The car is at once both charming and ridiculous, worthy of both the thumbs-ups and the slightly mocking laughter. Initially a huge sales success in Canada when it arrived in the mid-’80s, the Pony’s 1970s-grade quality soon disappointed more than a few owners. The Pony II sold here was little more than a facelifted version of the original, and was thus still only competitive when measured against old Datsuns. At the Honda dealership across the road, you could get the frankly excellent third-generation Civic.

But the Pony was cheap, and in the right conditions, cheap sells. By 1985, Hyundai was moving some 80,000 cars in the Canadian market.

This 1986 Hyundai Stellar is a pristine example of Hyundai’s other offering at the time. A rare Executive package, it’s highly unlikely you will ever see another one on the road.

Hyundai Stellar Executive front three-quarter
cars & bids/StellaTheStellar

“Highly unlikely you will ever see another one,” might as well be the motto for the entire collection of Ohio-based owner Myron Vernis, who owns cars like the one-off Paxton Phoenix and a three-wheeled Davis Divan. He cultivated an interest in early Japanese cars years ago, and his collection now extends to rarities like a Mazda Cosmo and a coachbuilt Sergio Coggiola creation called the Honda Lady. Like Neilly, Vernis had low expectations for his early Hyundai, and was mildly surprised by the driving experience.

“It really works,” he explains with a laugh, “It’s a very comfortable car. I think it’s the forerunner of what we’re seeing now with Genesis.”

Like the Pony, the Stellar is a mishmash of Ford chassis and Mitsubishi drivetrain. It also holds the dubious distinction of being the only four-cylinder rear-wheel-drive sedan available in North America in its day. Further, as with the Pony, its outdated driveline wouldn’t pass air quality requirements south of the border when sold new. Not a problem in Canada.

Executive package or not, this is a disposable car. That it survived with such low mileage—just 92,000 kilometers, or 57,000 miles—is mostly about where its owner lived. This car originally hails from Victoria, B.C., a mostly quiet city with mild weather and a large retirement population. It’s not uncommon to find deeply ordinary cars surviving there long past their best-before date.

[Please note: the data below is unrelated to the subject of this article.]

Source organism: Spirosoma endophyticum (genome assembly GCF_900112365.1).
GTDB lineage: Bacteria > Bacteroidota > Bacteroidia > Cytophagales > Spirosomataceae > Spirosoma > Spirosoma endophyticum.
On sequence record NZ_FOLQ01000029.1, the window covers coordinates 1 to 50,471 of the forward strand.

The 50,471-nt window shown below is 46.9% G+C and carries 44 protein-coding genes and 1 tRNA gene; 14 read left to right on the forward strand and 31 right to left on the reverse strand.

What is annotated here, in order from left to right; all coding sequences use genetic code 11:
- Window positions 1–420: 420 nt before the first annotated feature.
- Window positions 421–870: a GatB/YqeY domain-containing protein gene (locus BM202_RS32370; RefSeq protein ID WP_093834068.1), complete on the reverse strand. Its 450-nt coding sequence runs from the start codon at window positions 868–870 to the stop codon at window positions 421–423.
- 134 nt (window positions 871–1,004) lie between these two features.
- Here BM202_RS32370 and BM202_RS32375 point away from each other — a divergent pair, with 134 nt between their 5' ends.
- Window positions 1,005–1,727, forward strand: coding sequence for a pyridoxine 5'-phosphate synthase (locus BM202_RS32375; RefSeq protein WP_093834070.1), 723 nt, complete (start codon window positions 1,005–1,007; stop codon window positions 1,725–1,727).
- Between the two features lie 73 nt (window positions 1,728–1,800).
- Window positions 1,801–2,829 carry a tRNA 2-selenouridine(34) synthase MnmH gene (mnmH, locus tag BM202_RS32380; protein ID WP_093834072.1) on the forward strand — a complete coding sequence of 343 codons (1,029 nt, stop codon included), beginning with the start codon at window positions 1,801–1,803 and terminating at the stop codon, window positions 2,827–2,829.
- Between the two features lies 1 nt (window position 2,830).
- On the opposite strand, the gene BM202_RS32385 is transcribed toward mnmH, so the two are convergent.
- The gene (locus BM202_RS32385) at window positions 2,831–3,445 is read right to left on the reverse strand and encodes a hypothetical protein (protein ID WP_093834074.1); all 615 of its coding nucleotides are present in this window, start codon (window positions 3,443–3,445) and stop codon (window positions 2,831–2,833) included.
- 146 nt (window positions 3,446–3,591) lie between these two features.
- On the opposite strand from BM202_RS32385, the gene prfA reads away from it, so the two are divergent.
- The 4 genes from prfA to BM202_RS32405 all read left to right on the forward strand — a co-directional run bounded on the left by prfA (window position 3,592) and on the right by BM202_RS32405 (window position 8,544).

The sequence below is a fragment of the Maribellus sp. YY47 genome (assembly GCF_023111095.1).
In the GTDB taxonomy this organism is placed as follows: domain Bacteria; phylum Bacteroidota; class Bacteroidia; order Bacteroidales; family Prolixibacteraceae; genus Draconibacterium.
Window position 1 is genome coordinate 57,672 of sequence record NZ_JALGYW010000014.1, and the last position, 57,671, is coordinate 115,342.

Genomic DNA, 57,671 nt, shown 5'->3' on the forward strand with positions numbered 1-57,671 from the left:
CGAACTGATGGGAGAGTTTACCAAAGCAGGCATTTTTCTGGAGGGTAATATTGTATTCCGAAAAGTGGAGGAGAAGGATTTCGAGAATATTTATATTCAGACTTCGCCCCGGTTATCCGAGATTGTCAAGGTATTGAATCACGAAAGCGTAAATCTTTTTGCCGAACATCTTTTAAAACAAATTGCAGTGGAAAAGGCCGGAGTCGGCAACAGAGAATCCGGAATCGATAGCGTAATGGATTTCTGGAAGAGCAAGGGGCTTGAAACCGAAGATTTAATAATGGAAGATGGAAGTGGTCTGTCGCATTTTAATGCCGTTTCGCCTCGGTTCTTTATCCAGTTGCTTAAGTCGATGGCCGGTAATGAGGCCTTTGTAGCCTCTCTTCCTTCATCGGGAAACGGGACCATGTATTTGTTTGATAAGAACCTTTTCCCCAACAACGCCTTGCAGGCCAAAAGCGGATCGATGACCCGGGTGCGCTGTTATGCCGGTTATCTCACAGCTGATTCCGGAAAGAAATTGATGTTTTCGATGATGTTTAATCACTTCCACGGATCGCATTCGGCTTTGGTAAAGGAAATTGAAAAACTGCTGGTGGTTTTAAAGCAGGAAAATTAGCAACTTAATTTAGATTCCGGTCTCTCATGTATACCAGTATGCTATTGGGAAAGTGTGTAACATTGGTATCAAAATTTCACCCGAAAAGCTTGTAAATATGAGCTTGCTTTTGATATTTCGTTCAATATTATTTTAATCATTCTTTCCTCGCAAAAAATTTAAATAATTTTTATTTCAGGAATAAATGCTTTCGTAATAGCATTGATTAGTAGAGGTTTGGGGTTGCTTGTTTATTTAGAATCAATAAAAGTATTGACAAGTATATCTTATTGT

To discuss whether these two cars are truly collectible requires a little pontification about what car collecting is. On one hand, there’s an easy definition, as exemplified by the sort of high-class machinery that wins accolades at Pebble Beach or trophies at the Monterey Historics. The former is for rolling artwork, still bearing the fingerprints of the master craftsmen who created them. The latter echoes with the thunder of past competitions, steeped in the golden light of a lost age.

As much as the thought tickles me, I can’t conceive of a world in which a Hyundai Pony wins anything but a chuckle at Pebble Beach. (The Concours d’Lemons would be more on brand.) However, divorce the investment and prestige component from your concept of collectibility, and these two machines start looking a little more important. History matters. The Pony is South Korea’s first proper people’s car. It is as much deserving of preservation as are the Volkswagens that Neilly also loves and wrenches on. Rarity makes it interesting, a quirky kind of character makes it fun.

Hyundai Pony front three-quarter
Brendan McAleer

“I just like an underdog car,” Neilly adds.

The Stellar, meanwhile, could be argued as the genesis of Genesis. It may seem overambitious to place an “Executive” script on the back of a four-cylinder sedan, but if you widen the lens, Hyundai did eventually deliver on its ambitions.

“I have no delusions about the car,” Vernis says, “But it feels good to be preserving that bit of history.”